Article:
This is why your breakfast cereal could be causing cancer

This is why your breakfast cereal could be causing cancer

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The last few years have seen all sorts of scary stories pop up about our favourite foods. Whether it’s E. coli lurking in your lettuce or salmonella smuggled inside your Goldfish crackers, it seems that we are going through a peculiarly prolific period for food poisoning.

Previously, these crises have all revolved around foods that are fairly easy to avoid. As worrying as E. coli is, Romaine lettuce isn’t what most people like to reach for first thing after waking up. Now, however, there is a new scare sweeping across the world that’s closely connected to one of our favourite morning rituals. In disastrous news for breakfast lovers, evidence is growing that your cereal could in fact be poisonous.

Bowl of cereal Credit: Pixabay

Unlike traditional food poisoning scandals, the new breakfast cereal epidemic has nothing to do with a nasty bacteria or virus. Thanks to extensive testing in countries such as The United States and The UK, it has become clear that a cancer causing chemical has been detected in a range of cereals and breakfast snacks commonly eaten by both adults and children.

The argument revolves around the compound glyphosate - an ingredient prominently used in popular weed killers around the world. Earlier this month, agrochemical and biotech company Monsanto were successfully sued for nearly $300 million by an ex-school gardener who claimed that he had developed cancer after using the business’ weeding product, “Round-Up”. The same chemicals that were deemed to have damaged the plaintiff in that case were also discovered in a variety of different food products.

Hundreds of businesses have been affected by the chemical spread. According to the Environmental Working Group, an American public health watchdog, all but two out of 45 oat-based food samples that they tested were free from carcinogenic glyphosate. Products produced by leading brands such as Quaker, Kellogg's and Cheerios were found to have some of the highest levels of the chemical, which is believed to contaminate food as weed killer is applied to crops.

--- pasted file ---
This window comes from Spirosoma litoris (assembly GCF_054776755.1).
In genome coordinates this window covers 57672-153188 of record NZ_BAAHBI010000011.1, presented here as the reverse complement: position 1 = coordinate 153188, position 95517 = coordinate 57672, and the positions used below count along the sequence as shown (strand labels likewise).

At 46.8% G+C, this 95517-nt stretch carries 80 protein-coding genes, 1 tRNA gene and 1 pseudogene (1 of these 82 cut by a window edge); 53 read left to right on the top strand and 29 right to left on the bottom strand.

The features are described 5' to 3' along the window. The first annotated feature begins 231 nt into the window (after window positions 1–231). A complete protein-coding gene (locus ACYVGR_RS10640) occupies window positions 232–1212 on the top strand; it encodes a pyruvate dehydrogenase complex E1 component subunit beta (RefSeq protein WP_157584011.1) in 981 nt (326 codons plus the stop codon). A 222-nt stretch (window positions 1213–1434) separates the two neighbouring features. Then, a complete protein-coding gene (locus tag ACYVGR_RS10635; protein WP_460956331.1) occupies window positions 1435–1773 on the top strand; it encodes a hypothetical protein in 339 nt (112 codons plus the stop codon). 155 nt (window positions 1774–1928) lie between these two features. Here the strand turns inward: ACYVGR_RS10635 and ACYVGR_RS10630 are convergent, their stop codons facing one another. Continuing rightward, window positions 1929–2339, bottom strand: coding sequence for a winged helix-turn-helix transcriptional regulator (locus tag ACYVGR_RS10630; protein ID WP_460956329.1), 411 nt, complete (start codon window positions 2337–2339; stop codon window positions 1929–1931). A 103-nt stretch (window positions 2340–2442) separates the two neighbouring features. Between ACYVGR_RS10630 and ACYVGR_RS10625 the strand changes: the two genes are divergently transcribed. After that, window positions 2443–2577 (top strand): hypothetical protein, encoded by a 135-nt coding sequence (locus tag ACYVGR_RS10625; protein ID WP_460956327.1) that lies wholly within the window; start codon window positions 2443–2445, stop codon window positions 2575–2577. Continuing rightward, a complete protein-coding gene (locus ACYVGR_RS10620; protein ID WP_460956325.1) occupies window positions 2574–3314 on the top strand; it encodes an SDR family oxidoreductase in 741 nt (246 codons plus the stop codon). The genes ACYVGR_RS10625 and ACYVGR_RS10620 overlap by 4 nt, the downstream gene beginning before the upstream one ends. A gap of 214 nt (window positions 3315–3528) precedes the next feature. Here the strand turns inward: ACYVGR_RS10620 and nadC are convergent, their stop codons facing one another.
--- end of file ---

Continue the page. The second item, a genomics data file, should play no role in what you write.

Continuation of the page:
According to EWG, the benchmark for safe levels of glyphosate to be present within food is a maximum of 160 parts per billion for children. Yet, testing revealed that some samples contained levels up to 1000 ppb - far higher than what the watchdog considers to be safe.

There is also growing political anger about the issue, as senior figures start to demand straight answers to difficult questions. According to leading Democrat Senator Chuck Schumer, the Food and Drug Administration has already compiled over two-years of testing around the probable cancer causing effects of glyphosate, but is withholding the results from the public. Uncertainty over the issue is beginning to filter into public discourse.

However, despite the recent court ruling against Monsanto and the studies published by the EWG, many are still sceptical over just how dangerous the chemical actually is. The EU cleared glyphosate for industrial use, and at least one other report claims that the levels that are being found in food are insufficient to have any lasting health impacts. These mixed messages are just adding to what is already an incredibly confusing situation.

Regardless of whether or not the chemical ingredients in many popular cereal brands are actually as dangerous as some believe, there’s little doubt that there are at least some unwanted additions hiding in our food. Even if it turns out that there is no link between glyphosate and cancer, there is still know what that we should be unwittingly eating weed killer. Regardless of what future studies reveal, it’s clear we need to pay extra attention to what’s in our food.